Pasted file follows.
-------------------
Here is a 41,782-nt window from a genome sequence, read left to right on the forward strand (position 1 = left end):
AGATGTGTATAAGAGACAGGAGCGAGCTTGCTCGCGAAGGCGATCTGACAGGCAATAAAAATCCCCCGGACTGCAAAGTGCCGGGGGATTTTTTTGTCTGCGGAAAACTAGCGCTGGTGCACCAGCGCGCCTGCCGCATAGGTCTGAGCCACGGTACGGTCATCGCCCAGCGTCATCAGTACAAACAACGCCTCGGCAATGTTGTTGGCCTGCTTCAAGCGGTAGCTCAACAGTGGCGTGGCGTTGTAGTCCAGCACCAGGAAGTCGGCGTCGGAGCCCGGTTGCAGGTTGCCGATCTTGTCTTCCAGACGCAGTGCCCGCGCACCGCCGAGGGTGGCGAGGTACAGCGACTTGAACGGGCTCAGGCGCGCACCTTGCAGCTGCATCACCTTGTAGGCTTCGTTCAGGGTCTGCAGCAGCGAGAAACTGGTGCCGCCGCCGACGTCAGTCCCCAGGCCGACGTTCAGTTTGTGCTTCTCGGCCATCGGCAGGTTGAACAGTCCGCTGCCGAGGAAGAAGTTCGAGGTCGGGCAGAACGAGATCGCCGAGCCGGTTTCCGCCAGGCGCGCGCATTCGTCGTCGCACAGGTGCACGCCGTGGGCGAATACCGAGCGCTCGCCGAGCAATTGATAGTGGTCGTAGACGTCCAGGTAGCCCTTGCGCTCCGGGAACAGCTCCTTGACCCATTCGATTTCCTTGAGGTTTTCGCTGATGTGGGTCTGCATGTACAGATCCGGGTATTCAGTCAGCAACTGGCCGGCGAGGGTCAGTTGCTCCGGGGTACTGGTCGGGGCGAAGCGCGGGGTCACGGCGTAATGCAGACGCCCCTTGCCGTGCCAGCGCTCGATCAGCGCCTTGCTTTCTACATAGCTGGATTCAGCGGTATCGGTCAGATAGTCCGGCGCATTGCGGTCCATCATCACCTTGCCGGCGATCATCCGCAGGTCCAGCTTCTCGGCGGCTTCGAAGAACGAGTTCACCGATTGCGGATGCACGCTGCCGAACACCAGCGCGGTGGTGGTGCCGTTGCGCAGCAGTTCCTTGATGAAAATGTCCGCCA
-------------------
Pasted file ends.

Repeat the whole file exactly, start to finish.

Here is a 41,782-nt window from a genome sequence, read left to right on the forward strand (position 1 = left end):
AGATGTGTATAAGAGACAGGAGCGAGCTTGCTCGCGAAGGCGATCTGACAGGCAATAAAAATCCCCCGGACTGCAAAGTGCCGGGGGATTTTTTTGTCTGCGGAAAACTAGCGCTGGTGCACCAGCGCGCCTGCCGCATAGGTCTGAGCCACGGTACGGTCATCGCCCAGCGTCATCAGTACAAACAACGCCTCGGCAATGTTGTTGGCCTGCTTCAAGCGGTAGCTCAACAGTGGCGTGGCGTTGTAGTCCAGCACCAGGAAGTCGGCGTCGGAGCCCGGTTGCAGGTTGCCGATCTTGTCTTCCAGACGCAGTGCCCGCGCACCGCCGAGGGTGGCGAGGTACAGCGACTTGAACGGGCTCAGGCGCGCACCTTGCAGCTGCATCACCTTGTAGGCTTCGTTCAGGGTCTGCAGCAGCGAGAAACTGGTGCCGCCGCCGACGTCAGTCCCCAGGCCGACGTTCAGTTTGTGCTTCTCGGCCATCGGCAGGTTGAACAGTCCGCTGCCGAGGAAGAAGTTCGAGGTCGGGCAGAACGAGATCGCCGAGCCGGTTTCCGCCAGGCGCGCGCATTCGTCGTCGCACAGGTGCACGCCGTGGGCGAATACCGAGCGCTCGCCGAGCAATTGATAGTGGTCGTAGACGTCCAGGTAGCCCTTGCGCTCCGGGAACAGCTCCTTGACCCATTCGATTTCCTTGAGGTTTTCGCTGATGTGGGTCTGCATGTACAGATCCGGGTATTCAGTCAGCAACTGGCCGGCGAGGGTCAGTTGCTCCGGGGTACTGGTCGGGGCGAAGCGCGGGGTCACGGCGTAATGCAGACGCCCCTTGCCGTGCCAGCGCTCGATCAGCGCCTTGCTTTCTACATAGCTGGATTCAGCGGTATCGGTCAGATAGTCCGGCGCATTGCGGTCCATCATCACCTTGCCGGCGATCATCCGCAGGTCCAGCTTCTCGGCGGCTTCGAAGAACGAGTTCACCGATTGCGGATGCACGCTGCCGAACACCAGCGCGGTGGTGGTGCCGTTGCGCAGCAGTTCCTTGATGAAAATGTCCGCCA